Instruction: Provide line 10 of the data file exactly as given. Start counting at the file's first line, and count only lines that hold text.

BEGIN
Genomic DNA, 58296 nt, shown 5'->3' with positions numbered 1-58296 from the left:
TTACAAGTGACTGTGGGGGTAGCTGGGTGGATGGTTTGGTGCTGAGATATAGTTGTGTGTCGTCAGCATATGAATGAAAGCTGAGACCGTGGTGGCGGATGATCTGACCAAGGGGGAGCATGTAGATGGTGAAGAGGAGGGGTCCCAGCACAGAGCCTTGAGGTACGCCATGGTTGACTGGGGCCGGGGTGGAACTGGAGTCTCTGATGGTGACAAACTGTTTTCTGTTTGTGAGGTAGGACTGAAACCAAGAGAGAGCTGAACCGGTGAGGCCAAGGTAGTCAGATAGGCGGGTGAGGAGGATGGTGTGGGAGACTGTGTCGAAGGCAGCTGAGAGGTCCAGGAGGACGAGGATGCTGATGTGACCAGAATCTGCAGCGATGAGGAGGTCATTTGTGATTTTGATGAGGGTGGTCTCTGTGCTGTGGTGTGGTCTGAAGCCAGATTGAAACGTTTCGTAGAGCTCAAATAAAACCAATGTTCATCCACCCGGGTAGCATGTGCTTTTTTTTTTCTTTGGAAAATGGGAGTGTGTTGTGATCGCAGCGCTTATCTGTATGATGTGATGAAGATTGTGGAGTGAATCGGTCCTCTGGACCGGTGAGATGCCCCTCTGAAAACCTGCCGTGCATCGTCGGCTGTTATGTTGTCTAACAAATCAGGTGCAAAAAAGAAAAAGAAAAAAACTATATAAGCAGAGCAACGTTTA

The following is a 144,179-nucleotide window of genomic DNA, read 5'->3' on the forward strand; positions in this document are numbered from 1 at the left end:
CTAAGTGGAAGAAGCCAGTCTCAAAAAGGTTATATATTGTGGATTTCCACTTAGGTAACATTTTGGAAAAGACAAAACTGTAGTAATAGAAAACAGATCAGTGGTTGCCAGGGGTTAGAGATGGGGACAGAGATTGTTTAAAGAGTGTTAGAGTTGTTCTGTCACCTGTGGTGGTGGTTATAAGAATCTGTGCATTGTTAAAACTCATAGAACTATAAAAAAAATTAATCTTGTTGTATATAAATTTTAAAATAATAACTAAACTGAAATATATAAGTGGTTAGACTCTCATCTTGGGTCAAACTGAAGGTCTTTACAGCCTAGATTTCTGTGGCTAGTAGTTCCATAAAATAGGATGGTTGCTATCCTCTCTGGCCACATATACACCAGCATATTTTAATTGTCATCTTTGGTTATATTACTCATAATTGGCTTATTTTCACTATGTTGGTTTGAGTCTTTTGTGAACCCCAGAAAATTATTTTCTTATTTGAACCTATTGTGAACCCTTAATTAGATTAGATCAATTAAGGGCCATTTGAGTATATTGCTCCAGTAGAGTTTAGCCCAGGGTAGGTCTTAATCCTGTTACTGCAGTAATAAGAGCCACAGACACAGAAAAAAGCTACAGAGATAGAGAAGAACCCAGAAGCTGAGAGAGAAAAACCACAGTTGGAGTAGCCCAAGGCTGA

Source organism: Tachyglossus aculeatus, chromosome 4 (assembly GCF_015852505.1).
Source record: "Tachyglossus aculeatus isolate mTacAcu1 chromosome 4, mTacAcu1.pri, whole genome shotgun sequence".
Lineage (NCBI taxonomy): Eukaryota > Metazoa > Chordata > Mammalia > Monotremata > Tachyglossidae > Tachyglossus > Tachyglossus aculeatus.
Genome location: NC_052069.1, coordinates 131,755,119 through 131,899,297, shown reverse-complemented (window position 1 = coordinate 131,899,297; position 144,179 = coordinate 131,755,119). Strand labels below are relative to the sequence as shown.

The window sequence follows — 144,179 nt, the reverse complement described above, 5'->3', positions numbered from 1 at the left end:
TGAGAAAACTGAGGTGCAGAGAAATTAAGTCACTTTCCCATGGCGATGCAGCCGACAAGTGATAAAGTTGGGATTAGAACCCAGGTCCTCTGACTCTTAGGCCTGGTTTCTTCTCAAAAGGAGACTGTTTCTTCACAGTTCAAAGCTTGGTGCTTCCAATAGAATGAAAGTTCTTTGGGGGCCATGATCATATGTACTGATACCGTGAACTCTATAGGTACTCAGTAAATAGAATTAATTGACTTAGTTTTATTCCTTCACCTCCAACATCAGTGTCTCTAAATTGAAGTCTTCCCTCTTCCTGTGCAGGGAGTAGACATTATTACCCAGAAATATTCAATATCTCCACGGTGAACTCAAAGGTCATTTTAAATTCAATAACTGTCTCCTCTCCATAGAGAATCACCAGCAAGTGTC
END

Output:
TGAGAAAACTGAGGTGCAGAGAAATTAAGTCACTTTCCCATGGCGATGCAGCCGACAAGTGATAAAGTTGGGATTAGAACCCAGGTCCTCTGACTCTTAGGCCTGGTTTCTTCTCAAAAGGAGACTGTTTCTTCACAGTTCAAAGCTTGGTGCTTCCAATAGAATGAAAGTTCTTTGGGGGCCATGATCATATGTACTGATACCGTGAACTCTATAGGTACTCAGTAAATAGAATTAATTGACTTAGTTTTATTCCTTCACCTCCAACATCAGTGTCTCTAAATTGAAGTCTTCCCTCTTCCTGTGCAGGGAGTAGACATTATTACCCAGAAATATTCAATATCTCCACGGTGAACTCAAAGGTCATTTTAAATTCAATAACTGTCTCCTCTCCATAGAGAATCACCAGCAAGTGTC